AUSTIN — Freda Kelly was just 17 when she began working for the Beatles, answering letters for their official fan club after spending countless hours watching them perform their earliest gigs at the Cavern Club in Liverpool. She remained with the group for its entire lifespan, working as their secretary and managing the fan outreach — and she’s barely breathed a word about her life with the biggest band in the world to anyone, including her own family.
Until now. In the feature documentary Good Ol’ Freda, which debuted this weekend at the SXSW Film Festival, the modest Liverpudlian finally shares what is likely the final untold story of the Beatles. (The title is a reference to the Fab Four’s term of affection for Kelly.) Director Ryan White has known Kelly for years — White’s uncle, Billy Kinsley of the Merseybeats, is an old friend of Kelly’s — but while the 31-year-old grew up a big Beatles fan, he had no idea the “sweet and funny lady” who knew his uncle was a living piece of Beatles history.
Producer Kathy McCabe did know, and had been gently prodding Kelly for years to tell her story. It wasn’t until Kelly’s grandson was born, however, that her vow of silence began to soften, and she allowed McCabe to organize a private talk with some 30 people about her time with the Beatles. When that went well, McCabe suggested to Kelly that they approach their mutual friend White, who had worked with McCabe on his first documentary. After a series of phone calls, Kelly finally agreed to share her deep, detailed memories of John Lennon, Paul McCartney, George Harrison, and Ringo Starr (whom Kelly calls by his real first name, “Ritchie”). White and McCabe spoke with me in Austin about their fascinating film.
Adam B. Vary: I understand Ringo Starr was a last-minute addition to the film?
Ryan White: Yeah, he did a little interview. It’s in the credits of the film. It’s just him saying a few things to Freda and to her grandchildren.
ABV: Are you hopeful Paul McCartney will be able to do an interview before this gets a general release?
RW: We’ll see. Obviously the focus of the film is on Freda, and having Paul and Ringo would be really cool, but I think it’s a solid film without it. We’ll see what happens. But we were really pleased when Ringo did do something. It’s very heartfelt.
ABV: How long did you shoot with Freda?
RW: We did two three-week-long interviews. I think it’s about 40 hours of interviews with her, and then obviously many hours of B-roll and other interviews with other people on top of that. So for someone who had never taken the time to tell her stories to the family or her best friends, she was a real champion for sticking it out.
I think she enjoyed the process too. You could literally see her remembering the stories as we’d talk them out. It runs the gamut. Really charming and funny stories, and some are really emotional for her too — and Freda’s not an emotional person. To delve into these things that she hadn’t thought about in 40, 50 years…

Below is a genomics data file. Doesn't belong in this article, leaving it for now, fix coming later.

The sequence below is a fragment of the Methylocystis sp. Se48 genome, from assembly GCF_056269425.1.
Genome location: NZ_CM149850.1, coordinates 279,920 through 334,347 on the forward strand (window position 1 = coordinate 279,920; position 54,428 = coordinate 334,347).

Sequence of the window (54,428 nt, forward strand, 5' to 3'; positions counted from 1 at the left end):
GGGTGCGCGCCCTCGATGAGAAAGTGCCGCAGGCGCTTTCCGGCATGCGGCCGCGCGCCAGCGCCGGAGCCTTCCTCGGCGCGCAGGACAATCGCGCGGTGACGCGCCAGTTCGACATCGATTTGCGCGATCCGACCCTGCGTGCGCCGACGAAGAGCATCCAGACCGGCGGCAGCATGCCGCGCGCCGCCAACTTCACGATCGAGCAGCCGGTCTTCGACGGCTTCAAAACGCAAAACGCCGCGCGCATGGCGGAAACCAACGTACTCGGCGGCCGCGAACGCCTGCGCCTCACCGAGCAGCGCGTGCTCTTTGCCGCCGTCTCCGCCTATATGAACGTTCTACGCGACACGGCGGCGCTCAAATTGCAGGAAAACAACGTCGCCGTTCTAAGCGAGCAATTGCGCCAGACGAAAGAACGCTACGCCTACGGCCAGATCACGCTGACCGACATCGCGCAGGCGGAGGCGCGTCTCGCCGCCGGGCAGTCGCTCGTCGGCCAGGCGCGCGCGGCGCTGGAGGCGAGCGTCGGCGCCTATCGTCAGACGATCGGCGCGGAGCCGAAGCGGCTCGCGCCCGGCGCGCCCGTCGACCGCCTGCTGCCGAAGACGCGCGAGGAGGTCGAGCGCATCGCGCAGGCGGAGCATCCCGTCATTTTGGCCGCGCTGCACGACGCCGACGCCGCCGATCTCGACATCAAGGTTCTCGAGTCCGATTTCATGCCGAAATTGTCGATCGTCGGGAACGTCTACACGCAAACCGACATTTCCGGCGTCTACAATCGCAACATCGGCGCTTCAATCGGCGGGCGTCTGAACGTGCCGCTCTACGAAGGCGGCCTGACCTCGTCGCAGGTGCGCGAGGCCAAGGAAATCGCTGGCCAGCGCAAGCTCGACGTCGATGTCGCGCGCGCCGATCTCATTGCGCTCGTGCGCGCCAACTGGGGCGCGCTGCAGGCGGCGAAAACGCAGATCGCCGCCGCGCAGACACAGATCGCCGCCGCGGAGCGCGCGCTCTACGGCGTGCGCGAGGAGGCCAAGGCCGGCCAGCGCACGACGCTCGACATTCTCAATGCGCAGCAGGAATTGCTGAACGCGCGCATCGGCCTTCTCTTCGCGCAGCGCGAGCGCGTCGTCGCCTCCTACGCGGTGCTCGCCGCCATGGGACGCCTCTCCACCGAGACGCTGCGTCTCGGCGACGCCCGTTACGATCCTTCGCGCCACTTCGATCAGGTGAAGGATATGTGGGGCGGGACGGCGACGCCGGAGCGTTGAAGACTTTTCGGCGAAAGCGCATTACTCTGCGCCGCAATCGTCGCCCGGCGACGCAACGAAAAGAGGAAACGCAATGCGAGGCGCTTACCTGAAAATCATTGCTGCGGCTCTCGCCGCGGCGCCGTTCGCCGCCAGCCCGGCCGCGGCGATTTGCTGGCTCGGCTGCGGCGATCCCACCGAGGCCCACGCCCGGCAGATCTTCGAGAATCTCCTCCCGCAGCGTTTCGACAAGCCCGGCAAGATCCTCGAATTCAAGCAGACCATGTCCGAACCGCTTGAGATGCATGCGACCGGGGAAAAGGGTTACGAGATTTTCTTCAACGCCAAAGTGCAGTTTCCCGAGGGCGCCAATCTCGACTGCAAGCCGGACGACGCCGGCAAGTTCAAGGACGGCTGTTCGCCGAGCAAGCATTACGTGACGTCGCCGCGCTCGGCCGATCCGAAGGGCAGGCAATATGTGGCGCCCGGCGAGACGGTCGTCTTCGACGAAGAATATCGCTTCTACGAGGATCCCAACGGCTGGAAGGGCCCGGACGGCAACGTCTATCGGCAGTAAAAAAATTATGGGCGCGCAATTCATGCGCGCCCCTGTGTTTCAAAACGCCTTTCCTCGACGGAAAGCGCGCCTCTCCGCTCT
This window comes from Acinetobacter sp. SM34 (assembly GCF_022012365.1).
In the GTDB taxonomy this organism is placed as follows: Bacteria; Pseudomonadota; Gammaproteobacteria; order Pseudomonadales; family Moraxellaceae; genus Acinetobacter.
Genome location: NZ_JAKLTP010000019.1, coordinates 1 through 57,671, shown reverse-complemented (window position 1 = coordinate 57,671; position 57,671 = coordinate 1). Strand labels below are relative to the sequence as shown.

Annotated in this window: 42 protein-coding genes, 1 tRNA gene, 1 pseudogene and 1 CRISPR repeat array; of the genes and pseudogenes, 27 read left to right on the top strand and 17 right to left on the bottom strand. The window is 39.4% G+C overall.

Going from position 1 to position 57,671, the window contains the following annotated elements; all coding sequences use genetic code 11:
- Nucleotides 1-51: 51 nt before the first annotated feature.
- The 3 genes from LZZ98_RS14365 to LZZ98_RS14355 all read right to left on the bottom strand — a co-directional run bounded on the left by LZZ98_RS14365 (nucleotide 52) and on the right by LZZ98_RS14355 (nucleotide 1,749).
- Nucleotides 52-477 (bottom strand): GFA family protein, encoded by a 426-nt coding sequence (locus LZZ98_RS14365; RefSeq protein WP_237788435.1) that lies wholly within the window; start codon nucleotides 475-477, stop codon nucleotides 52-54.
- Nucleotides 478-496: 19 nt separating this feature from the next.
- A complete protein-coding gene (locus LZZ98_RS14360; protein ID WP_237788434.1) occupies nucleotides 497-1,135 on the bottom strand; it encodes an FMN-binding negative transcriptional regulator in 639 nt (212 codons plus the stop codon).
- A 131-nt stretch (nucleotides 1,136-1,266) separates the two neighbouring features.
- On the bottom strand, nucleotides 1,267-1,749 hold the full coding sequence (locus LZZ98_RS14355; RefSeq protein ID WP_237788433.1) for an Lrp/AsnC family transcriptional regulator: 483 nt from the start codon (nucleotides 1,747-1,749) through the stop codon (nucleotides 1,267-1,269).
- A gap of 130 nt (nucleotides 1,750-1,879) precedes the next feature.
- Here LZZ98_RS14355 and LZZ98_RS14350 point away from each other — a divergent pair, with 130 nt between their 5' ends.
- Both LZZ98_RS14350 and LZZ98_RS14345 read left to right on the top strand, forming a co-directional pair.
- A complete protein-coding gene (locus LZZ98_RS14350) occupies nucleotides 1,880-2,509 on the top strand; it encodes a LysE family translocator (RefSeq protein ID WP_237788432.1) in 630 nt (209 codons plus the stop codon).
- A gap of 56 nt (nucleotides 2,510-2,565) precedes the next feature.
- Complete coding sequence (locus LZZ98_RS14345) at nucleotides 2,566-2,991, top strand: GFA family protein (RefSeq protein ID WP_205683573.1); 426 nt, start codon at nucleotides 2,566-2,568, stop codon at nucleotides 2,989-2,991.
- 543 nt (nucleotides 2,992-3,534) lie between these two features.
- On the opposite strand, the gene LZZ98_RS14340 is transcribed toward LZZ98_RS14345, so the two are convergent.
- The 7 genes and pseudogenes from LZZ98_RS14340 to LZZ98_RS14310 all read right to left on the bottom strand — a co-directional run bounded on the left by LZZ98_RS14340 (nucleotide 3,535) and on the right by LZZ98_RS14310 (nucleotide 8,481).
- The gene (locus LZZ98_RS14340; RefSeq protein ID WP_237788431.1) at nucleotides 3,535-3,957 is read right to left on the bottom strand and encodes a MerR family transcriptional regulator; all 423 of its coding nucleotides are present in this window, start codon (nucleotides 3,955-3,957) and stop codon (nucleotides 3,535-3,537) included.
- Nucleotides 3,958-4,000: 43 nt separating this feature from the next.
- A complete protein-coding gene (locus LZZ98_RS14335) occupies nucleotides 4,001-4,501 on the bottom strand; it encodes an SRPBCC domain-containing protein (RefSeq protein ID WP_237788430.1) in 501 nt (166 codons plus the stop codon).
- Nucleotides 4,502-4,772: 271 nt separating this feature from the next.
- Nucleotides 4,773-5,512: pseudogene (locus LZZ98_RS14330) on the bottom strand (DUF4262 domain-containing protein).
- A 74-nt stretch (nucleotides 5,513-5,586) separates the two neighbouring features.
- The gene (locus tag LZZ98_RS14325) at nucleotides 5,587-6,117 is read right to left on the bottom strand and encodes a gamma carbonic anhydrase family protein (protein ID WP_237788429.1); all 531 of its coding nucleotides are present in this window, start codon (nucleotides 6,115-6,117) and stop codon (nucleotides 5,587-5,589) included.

ABV: You do see a few interviews she did back when she was with the Beatles in the film.
RW: A handful, but she never really got the attention. Probably because she never sought it, and also because she says she thought she was just a secretary. We have searched everywhere for anything that exists of Freda, and there are a few that she remembered that don’t exist any more, that were done by, like, local news stations or a local newspaper. I think what you saw is all that exists from that decade. There’s a real written document of her mostly because her name was on everything and she wrote the Beatles’ monthly column [in the official fan magazine]. But not a real audio or visual record of her.
Kathy McCabe: I think one of the most important parts for her was going back to Ringo’s [childhood] house, because she had such a close relationship with his parents — his mom and stepfather.
ABV: It seemed like they almost adopted her.
KM: Yeah. She considers Ringo’s mother her mother figure, because her mother died when she was a baby. That was very emotional for her. She hadn’t been in that house since she was with them. They sold it in ‘64, and she literally hadn’t set foot in it. That was really cool to watch it all flow through her there.
ABV: Her ability to recall all these stories she’d never discussed was really impressive, but did she not remember certain things?
RW: If Freda doesn’t remember something, she won’t speak to it. I can’t tell you how many times I’ve been shot down trying to get her to remember something. Sometimes I needed connectors to pull different parts of Beatles history together. You just want a general sound bite of the Beatles hitting America or the Beatles starting to disband. And if she doesn’t remember or she wasn’t there, she won’t open her mouth. So everything in this movie is 100% the truth. Freda is legendary in Liverpool for not putting up with the BS or folklore that surrounds the Beatles. She’s always the one who puts all those fires out and not have any patience for it. So in many ways, she’s the real authority on what’s true and not true.
ABV: There is a melancholy that runs through the whole movie, because she was so instrumental in the Beatles’ success, especially in the fan outreach. It was remarkable to me to learn, especially in the early days, that if, say, someone asked for a pillowcase that had touched Ringo’s head, she would ask Ringo to do it and get it for the fan. Which I can’t ever imagine happening…